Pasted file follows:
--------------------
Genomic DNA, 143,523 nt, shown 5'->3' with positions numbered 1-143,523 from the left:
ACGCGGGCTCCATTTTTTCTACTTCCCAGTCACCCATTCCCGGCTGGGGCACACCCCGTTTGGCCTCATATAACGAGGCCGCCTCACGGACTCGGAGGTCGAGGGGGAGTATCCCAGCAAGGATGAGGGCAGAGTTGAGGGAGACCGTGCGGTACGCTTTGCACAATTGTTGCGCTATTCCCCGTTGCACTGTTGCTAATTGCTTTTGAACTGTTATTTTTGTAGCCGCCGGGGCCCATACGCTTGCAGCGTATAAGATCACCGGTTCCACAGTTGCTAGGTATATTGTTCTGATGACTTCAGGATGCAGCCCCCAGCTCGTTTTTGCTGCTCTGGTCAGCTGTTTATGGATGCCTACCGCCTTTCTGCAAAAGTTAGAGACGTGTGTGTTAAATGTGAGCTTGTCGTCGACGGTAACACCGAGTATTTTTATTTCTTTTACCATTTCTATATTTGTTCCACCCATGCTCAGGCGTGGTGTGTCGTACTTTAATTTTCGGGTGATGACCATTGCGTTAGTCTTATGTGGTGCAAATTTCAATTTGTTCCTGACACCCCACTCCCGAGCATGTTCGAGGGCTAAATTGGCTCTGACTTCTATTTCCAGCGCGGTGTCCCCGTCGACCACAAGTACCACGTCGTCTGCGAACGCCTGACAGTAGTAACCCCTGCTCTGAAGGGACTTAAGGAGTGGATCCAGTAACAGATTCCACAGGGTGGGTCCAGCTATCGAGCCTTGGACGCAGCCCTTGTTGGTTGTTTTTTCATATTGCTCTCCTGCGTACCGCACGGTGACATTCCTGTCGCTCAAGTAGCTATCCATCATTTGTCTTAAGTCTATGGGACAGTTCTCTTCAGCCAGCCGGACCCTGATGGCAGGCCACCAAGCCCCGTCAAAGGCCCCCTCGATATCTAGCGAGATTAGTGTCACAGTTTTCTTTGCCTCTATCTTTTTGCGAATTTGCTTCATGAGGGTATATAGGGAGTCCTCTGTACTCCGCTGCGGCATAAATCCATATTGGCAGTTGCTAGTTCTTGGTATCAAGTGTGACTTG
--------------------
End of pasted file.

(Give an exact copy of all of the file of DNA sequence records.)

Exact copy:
Genomic DNA, 143,523 nt, shown 5'->3' with positions numbered 1-143,523 from the left:
ACGCGGGCTCCATTTTTTCTACTTCCCAGTCACCCATTCCCGGCTGGGGCACACCCCGTTTGGCCTCATATAACGAGGCCGCCTCACGGACTCGGAGGTCGAGGGGGAGTATCCCAGCAAGGATGAGGGCAGAGTTGAGGGAGACCGTGCGGTACGCTTTGCACAATTGTTGCGCTATTCCCCGTTGCACTGTTGCTAATTGCTTTTGAACTGTTATTTTTGTAGCCGCCGGGGCCCATACGCTTGCAGCGTATAAGATCACCGGTTCCACAGTTGCTAGGTATATTGTTCTGATGACTTCAGGATGCAGCCCCCAGCTCGTTTTTGCTGCTCTGGTCAGCTGTTTATGGATGCCTACCGCCTTTCTGCAAAAGTTAGAGACGTGTGTGTTAAATGTGAGCTTGTCGTCGACGGTAACACCGAGTATTTTTATTTCTTTTACCATTTCTATATTTGTTCCACCCATGCTCAGGCGTGGTGTGTCGTACTTTAATTTTCGGGTGATGACCATTGCGTTAGTCTTATGTGGTGCAAATTTCAATTTGTTCCTGACACCCCACTCCCGAGCATGTTCGAGGGCTAAATTGGCTCTGACTTCTATTTCCAGCGCGGTGTCCCCGTCGACCACAAGTACCACGTCGTCTGCGAACGCCTGACAGTAGTAACCCCTGCTCTGAAGGGACTTAAGGAGTGGATCCAGTAACAGATTCCACAGGGTGGGTCCAGCTATCGAGCCTTGGACGCAGCCCTTGTTGGTTGTTTTTTCATATTGCTCTCCTGCGTACCGCACGGTGACATTCCTGTCGCTCAAGTAGCTATCCATCATTTGTCTTAAGTCTATGGGACAGTTCTCTTCAGCCAGCCGGACCCTGATGGCAGGCCACCAAGCCCCGTCAAAGGCCCCCTCGATATCTAGCGAGATTAGTGTCACAGTTTTCTTTGCCTCTATCTTTTTGCGAATTTGCTTCATGAGGGTATATAGGGAGTCCTCTGTACTCCGCTGCGGCATAAATCCATATTGGCAGTTGCTAGTTCTTGGTATCAAGTGTGACTTG